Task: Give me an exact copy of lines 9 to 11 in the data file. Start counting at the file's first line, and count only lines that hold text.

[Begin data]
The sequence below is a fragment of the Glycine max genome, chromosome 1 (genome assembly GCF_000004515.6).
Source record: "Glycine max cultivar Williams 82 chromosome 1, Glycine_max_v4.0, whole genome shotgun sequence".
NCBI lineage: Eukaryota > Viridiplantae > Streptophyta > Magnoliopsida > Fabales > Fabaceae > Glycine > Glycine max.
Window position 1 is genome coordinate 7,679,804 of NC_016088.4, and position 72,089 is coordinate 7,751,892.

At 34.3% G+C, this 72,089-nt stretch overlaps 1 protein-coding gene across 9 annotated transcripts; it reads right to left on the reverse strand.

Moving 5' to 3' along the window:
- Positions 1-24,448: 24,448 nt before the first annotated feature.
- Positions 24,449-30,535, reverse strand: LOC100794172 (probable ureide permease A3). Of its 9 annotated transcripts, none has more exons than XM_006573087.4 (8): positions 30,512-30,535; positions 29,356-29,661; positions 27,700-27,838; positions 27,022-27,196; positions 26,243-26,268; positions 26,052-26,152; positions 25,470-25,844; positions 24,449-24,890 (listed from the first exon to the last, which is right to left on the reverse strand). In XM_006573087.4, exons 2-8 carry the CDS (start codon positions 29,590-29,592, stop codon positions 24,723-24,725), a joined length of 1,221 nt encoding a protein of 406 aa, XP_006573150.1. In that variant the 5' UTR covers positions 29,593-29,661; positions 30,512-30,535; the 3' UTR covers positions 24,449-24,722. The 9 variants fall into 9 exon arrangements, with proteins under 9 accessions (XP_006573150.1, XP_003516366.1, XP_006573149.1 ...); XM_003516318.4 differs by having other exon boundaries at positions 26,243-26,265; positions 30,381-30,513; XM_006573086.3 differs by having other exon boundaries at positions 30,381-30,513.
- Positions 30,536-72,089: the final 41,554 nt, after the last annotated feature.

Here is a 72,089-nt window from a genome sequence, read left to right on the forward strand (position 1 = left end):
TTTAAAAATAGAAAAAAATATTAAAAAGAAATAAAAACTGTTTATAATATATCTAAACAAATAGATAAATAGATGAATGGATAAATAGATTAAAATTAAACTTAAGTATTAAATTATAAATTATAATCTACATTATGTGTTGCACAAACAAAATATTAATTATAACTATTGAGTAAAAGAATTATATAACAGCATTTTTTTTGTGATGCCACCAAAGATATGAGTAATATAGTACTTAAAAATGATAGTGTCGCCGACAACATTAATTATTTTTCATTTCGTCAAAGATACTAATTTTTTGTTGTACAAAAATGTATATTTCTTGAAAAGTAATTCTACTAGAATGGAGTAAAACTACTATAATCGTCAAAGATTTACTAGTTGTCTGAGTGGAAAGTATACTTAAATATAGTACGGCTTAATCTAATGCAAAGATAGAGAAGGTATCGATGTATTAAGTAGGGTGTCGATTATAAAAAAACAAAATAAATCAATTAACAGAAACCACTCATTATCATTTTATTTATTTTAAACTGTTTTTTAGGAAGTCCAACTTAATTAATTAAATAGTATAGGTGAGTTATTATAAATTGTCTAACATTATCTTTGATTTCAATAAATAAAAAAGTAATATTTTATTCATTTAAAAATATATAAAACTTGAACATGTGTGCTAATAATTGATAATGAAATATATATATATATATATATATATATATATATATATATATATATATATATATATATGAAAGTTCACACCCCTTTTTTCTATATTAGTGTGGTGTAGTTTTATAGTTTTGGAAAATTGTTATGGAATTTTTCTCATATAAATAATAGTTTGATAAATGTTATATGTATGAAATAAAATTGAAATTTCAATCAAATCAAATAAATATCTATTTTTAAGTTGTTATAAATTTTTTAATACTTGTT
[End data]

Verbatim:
- Positions 30,536-72,089: the final 41,554 nt, after the last annotated feature.

Here is a 72,089-nt window from a genome sequence, read left to right on the forward strand (position 1 = left end):
TTTAAAAATAGAAAAAAATATTAAAAAGAAATAAAAACTGTTTATAATATATCTAAACAAATAGATAAATAGATGAATGGATAAATAGATTAAAATTAAACTTAAGTATTAAATTATAAATTATAATCTACATTATGTGTTGCACAAACAAAATATTAATTATAACTATTGAGTAAAAGAATTATATAACAGCATTTTTTTTGTGATGCCACCAAAGATATGAGTAATATAGTACTTAAAAATGATAGTGTCGCCGACAACATTAATTATTTTTCATTTCGTCAAAGATACTAATTTTTTGTTGTACAAAAATGTATATTTCTTGAAAAGTAATTCTACTAGAATGGAGTAAAACTACTATAATCGTCAAAGATTTACTAGTTGTCTGAGTGGAAAGTATACTTAAATATAGTACGGCTTAATCTAATGCAAAGATAGAGAAGGTATCGATGTATTAAGTAGGGTGTCGATTATAAAAAAACAAAATAAATCAATTAACAGAAACCACTCATTATCATTTTATTTATTTTAAACTGTTTTTTAGGAAGTCCAACTTAATTAATTAAATAGTATAGGTGAGTTATTATAAATTGTCTAACATTATCTTTGATTTCAATAAATAAAAAAGTAATATTTTATTCATTTAAAAATATATAAAACTTGAACATGTGTGCTAATAATTGATAATGAAATATATATATATATATATATATATATATATATATATATATATATATATATATATATGAAAGTTCACACCCCTTTTTTCTATATTAGTGTGGTGTAGTTTTATAGTTTTGGAAAATTGTTATGGAATTTTTCTCATATAAATAATAGTTTGATAAATGTTATATGTATGAAATAAAATTGAAATTTCAATCAAATCAAATAAATATCTATTTTTAAGTTGTTATAAATTTTTTAATACTTGTT